Essays on Political Institutions

Essays on Political Institutions

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This collection of essays studies the preferences of political actors over the policies that their respective political institutions enact; what those preferences consist of, how they change and are changed by their institutional environment, and how to measure them given that institutional environment. Traditionally, scholars of positive political science have assumed that 1) preferences are exogenous and fixed, and 2) policies may be ordered on a single left-right ideological continuum over which preferences are single-peaked. The first essay in this collection takes these assumptions as given. It asks whether the preferences of legislators may be properly estimated from observable votes in Congress if one of a broad class of lawmaking theories known as pivot theories describes the data generating process. In pivot theories the consent of multiple key actors known as pivots are necessary for successful policy change. Clinton (2007) argues that the behavior predicted by pivot theories is such that legislators' underlying preferences should not be recoverable from votes. The contribution of the first essay is to argue and present Monte Carlo evidence that this claim is false for a sensible modification of the theories. The broader implication of this finding is that measures of legislators' policy preferences generated from votes are valid for testing a broad class of Congressional lawmaking theories. The second and third essays in this collection both present theoretical models that push beyond the traditional assumptions on policy preferences. The second essay (co-authored with Kenneth W. Shotts) extends the basic spatial model to capture the notion of good public policy by assuming that policies, in additional to their ideological quality, may have a valence dimension that is endogenously determined by political actors. Using this model we revisit the canonical Congressional committee specialization game proposed by Gilligan and Krehbiel, and demonstrate how modeling committee specialization as the production of policy-specific valence generates results that starkly contrast with widely accepted propositions about legislative organization in the Congressional literature. The third essay departs starkly from the spatial model by assuming that political actors share identical preferences over policy outcomes, and that their differences in realized policy preferences are the consequence of openly differing beliefs about which policies will most effectively achieve shared goals. The essay develops this assumption in the context of a simple delegation game of policy choice and implementation, and shows that when additional learning about policy efficacy is possible policy disagreements driven by openly differing beliefs predict markedly distinct behavior from previously analyzed forms of conflict. In particular, when political actors share power over policy choice and implementation, they have short-term incentives to take actions that they believe will persuade each other that their beliefs are mistaken. One manifestation of this incentive can be the choice by one political actor of a policy he is certain will lead to a negative outcome, in order persuade another actor that an alternative policy is superior.We wish to show Ucf (q, xc) alt; UTM* (xc). VTMi (q, xc) = V (g, xcl (q, xc)) alt; V (0, xcl {q, xc)) by Lemmas 5.1 and 5.4 alt; V (0, xcl (0, xc)) = VTM* (xc) by Lemmas 1, 5.3, and 5.1 This completes the proof. a–i Appendix D Figures for Chapter 4 Figureanbsp;...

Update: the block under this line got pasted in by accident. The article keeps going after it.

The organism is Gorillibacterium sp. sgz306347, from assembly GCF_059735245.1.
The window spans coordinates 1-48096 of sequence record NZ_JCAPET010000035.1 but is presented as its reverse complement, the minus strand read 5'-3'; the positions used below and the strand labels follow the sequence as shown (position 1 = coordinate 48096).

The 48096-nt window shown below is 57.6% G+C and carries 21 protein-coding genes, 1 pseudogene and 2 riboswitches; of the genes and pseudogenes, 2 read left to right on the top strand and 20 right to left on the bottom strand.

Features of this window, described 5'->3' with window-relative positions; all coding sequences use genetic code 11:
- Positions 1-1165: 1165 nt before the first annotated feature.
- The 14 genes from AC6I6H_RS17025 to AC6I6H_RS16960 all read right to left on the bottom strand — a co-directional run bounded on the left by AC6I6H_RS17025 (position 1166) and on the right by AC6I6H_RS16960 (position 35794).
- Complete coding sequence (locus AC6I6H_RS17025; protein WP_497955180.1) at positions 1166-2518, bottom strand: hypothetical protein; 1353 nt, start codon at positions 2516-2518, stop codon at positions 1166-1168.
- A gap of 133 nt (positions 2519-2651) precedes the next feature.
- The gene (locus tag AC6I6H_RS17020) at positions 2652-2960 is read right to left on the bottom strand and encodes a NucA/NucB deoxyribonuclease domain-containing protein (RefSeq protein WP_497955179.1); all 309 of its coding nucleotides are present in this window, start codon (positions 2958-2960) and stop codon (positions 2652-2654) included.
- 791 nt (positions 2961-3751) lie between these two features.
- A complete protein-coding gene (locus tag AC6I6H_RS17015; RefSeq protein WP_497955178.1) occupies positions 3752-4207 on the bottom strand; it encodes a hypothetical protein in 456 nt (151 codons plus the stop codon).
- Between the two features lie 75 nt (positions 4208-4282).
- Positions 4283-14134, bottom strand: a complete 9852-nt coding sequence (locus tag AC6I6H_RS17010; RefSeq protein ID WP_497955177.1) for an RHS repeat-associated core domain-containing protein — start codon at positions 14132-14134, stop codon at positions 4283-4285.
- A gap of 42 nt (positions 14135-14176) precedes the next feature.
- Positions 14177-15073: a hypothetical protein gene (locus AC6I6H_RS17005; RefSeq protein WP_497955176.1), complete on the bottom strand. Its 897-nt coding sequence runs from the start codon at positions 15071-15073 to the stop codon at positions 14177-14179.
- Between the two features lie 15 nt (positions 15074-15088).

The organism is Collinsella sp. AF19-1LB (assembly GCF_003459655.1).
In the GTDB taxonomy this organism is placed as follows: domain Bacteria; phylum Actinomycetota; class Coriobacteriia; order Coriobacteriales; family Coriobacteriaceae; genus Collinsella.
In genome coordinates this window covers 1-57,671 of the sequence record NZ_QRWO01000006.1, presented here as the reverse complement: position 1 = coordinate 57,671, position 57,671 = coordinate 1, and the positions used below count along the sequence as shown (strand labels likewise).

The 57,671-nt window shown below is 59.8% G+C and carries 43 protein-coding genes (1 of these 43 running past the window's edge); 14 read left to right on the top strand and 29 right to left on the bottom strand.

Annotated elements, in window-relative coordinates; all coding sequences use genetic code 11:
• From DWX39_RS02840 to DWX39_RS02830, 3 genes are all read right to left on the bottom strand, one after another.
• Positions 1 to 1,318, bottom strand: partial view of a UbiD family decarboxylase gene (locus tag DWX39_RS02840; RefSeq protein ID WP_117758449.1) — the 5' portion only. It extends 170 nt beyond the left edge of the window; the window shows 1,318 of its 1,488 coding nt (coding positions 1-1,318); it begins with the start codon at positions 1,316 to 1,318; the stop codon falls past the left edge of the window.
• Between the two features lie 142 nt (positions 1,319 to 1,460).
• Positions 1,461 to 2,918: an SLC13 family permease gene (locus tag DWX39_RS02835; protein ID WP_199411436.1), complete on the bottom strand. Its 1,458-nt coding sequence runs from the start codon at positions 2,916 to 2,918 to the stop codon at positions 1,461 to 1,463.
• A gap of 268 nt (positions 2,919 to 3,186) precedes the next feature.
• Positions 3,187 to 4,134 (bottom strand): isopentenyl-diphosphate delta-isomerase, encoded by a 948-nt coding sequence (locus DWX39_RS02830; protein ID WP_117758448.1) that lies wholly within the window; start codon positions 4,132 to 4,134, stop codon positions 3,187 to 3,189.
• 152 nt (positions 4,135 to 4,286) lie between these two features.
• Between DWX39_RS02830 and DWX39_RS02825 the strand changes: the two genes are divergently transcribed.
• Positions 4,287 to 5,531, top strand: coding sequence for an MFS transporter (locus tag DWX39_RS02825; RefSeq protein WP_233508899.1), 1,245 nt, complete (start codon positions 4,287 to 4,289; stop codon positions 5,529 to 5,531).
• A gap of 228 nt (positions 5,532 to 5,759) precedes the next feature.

Title:Essays on Political Institutions
Author: Alexander Victor Hirsch
Publisher:Stanford University - 2010

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